Newspaper headlines: 'More local lockdowns' and verdict on PM's speech
The Guardian leads with a warning that more local lockdowns could be on the way, after restrictions were tightened again in Leicester.
It carries comments from virologist Prof Deenan Pillay, as its front page reminds readers that the crisis is still very much ongoing.
The paper says with parts of Kent, London, Scotland and North Wales still reporting significant Covid-19 outbreaks, Prof Pillay is "expecting there to be a number of Leicesters" in the weeks to come.
The Daily Mirror agrees. "It won't be the last" is its take on the city's local lockdown. The paper's coverage includes reporting from the Leicester Mercury. Local man Steve Holman gives his view: "It's a lesson for those who didn't heed the advice. A lot of good work is being undone by people's irresponsibility."
The Sun's leader is sympathetic but unbending. "Our hearts go out to the people and businesses of Leicester", it says, "but there is no question it had to happen, and it should stand as a warning as we approach our big liberation on Saturday".
Many of the papers feature prominent pictures of Boris Johnson clad in high-vis jacket and hard hat to announce his post-Covid recovery plans.
Alongside coverage of relaxed rules for loft conversions and turning vacant shops into homes, both papers report critics' warnings that the £5bn of accelerated spending is too little to save jobs.
Online, the Independent's headline predicts a day of reckoning to come: "PM lays the foundation for tax increases" is its assessment.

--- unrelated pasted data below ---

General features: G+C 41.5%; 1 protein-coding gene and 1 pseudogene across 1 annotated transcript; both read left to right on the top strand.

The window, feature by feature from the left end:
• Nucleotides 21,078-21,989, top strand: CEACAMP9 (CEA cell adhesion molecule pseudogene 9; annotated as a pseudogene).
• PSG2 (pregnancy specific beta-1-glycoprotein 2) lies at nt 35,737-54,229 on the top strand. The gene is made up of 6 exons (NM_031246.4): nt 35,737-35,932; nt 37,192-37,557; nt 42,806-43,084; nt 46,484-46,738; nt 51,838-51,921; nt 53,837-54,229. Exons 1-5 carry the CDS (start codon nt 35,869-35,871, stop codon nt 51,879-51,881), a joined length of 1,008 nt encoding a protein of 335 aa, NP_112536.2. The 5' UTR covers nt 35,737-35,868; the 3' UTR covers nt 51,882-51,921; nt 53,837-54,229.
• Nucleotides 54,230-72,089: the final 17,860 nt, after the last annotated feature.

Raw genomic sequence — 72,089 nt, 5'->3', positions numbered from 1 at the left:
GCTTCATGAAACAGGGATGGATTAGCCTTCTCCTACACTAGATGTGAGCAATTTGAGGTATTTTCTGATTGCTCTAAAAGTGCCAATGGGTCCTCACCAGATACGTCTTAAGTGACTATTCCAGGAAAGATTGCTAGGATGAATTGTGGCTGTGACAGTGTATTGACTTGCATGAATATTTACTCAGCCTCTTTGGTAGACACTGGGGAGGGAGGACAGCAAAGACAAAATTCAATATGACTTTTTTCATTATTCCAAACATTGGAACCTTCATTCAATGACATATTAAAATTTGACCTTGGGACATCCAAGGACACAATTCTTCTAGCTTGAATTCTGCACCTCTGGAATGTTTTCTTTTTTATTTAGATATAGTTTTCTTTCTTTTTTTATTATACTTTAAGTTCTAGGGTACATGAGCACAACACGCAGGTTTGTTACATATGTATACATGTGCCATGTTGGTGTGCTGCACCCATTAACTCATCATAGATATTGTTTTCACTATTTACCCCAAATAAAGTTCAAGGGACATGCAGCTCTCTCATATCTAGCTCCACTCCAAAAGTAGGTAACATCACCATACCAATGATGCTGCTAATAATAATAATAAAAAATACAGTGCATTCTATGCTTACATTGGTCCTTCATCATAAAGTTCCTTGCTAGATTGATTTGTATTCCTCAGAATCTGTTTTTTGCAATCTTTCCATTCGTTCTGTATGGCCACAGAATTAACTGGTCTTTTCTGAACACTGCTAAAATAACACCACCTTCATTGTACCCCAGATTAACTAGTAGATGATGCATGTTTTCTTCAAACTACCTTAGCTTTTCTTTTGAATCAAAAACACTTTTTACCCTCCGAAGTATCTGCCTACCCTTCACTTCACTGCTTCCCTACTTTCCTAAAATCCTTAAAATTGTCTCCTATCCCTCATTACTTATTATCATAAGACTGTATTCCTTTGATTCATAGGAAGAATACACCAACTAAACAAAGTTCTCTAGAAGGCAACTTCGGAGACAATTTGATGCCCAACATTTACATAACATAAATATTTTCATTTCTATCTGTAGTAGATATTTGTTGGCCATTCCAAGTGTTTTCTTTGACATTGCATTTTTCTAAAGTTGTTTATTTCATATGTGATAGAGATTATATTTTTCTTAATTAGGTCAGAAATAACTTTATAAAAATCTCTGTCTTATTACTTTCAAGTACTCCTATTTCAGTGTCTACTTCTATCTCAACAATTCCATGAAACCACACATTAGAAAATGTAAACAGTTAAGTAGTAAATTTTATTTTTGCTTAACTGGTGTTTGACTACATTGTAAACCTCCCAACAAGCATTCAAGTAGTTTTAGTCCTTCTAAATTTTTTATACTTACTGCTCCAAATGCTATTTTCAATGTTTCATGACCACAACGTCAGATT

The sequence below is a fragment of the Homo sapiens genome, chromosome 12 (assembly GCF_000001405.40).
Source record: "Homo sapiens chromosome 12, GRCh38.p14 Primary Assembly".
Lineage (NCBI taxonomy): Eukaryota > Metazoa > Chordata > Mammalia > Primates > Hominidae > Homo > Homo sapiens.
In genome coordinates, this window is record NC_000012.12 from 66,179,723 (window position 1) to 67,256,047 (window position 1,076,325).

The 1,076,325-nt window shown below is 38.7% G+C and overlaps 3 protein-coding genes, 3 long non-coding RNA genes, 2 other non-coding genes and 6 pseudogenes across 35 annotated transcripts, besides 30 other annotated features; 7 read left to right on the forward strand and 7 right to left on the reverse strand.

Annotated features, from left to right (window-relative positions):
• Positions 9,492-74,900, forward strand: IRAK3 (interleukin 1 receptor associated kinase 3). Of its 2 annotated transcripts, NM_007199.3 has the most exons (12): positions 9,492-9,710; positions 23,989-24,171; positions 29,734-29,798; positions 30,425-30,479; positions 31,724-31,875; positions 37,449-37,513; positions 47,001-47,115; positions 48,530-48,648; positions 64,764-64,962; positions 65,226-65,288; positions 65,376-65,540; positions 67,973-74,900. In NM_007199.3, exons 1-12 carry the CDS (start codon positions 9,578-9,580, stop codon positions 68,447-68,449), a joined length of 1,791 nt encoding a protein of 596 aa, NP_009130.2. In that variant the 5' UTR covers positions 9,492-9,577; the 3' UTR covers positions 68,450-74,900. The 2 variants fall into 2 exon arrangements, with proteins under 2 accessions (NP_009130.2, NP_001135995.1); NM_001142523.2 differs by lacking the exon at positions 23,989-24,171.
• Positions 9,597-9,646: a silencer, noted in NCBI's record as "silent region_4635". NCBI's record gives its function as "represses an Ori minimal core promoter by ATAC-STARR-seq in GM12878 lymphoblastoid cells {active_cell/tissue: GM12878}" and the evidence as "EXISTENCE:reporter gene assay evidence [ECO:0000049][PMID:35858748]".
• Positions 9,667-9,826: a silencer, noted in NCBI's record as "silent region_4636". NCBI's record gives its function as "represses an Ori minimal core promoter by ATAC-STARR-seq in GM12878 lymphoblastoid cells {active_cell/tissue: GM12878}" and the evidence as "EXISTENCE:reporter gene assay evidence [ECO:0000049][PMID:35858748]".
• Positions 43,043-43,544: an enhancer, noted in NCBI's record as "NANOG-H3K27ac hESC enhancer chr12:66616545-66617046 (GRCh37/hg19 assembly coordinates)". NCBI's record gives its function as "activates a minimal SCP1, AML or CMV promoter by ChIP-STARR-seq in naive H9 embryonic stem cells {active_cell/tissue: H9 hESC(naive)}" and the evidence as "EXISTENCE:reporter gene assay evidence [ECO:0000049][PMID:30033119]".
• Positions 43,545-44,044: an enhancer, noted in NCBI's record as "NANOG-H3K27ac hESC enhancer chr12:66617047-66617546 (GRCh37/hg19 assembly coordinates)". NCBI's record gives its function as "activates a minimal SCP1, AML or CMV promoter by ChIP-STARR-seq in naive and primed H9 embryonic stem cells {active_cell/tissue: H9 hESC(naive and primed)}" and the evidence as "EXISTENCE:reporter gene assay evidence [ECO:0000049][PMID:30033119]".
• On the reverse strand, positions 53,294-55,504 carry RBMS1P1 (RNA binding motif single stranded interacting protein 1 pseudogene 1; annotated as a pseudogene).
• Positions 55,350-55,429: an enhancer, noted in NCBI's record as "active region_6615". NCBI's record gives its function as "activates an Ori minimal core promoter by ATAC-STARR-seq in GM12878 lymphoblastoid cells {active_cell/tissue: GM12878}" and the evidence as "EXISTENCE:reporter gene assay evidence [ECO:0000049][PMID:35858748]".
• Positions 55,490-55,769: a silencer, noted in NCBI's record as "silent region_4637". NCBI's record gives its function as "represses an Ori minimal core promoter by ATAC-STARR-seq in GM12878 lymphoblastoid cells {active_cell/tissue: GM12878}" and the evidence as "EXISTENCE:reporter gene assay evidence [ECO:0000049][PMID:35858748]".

"We'll slash red tape to speed Covid fightback" is the up-sum of the Daily Express on Mr Johnson's strategy. At the same time, its front page details jobs being cut at firms such as EasyJet and Airbus in what it labels a "UK jobs bloodbath".
International reaction to China introducing a controversial new security law on Hong Kong makes the lead for the Financial Times - "US and Europe condemn Beijing for tightening grip on Hong Kong" is its headline.
Writing in the Daily Telegraph, the former Conservative party leader, Iain Duncan Smith, describes the move as "a Tiananmen Square moment for the free world".
He says the law introduces a raft of vague and draconian charges in direct contravention of international declarations and covenants.
He argues that the UK, who underwrote the future of the territory's people 25 years ago when it was handed back to China, has a duty now to act - launching a rescue mission for all who want to leave.
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"Police to probe UK's worst baby wards scandal" tops the Daily Mail's front page - the headline underscored by photographs of three infants who died shortly after delivery at hospitals in the Shrewsbury and Telford NHS Trust.
Bank manager Vicky Swainson from Leeds has recently been reunited with her pet Gucci - last seen leaping out of a window as her family moved house when she was a teenager 12 years ago.
Vicky, now 31, said she was shocked to get a call from a vet earlier this month after the cat's microchip had been read.
Gucci may be rueing his wandering ways though. His digs are now with Vicky's dad - she got another cat in the meantime.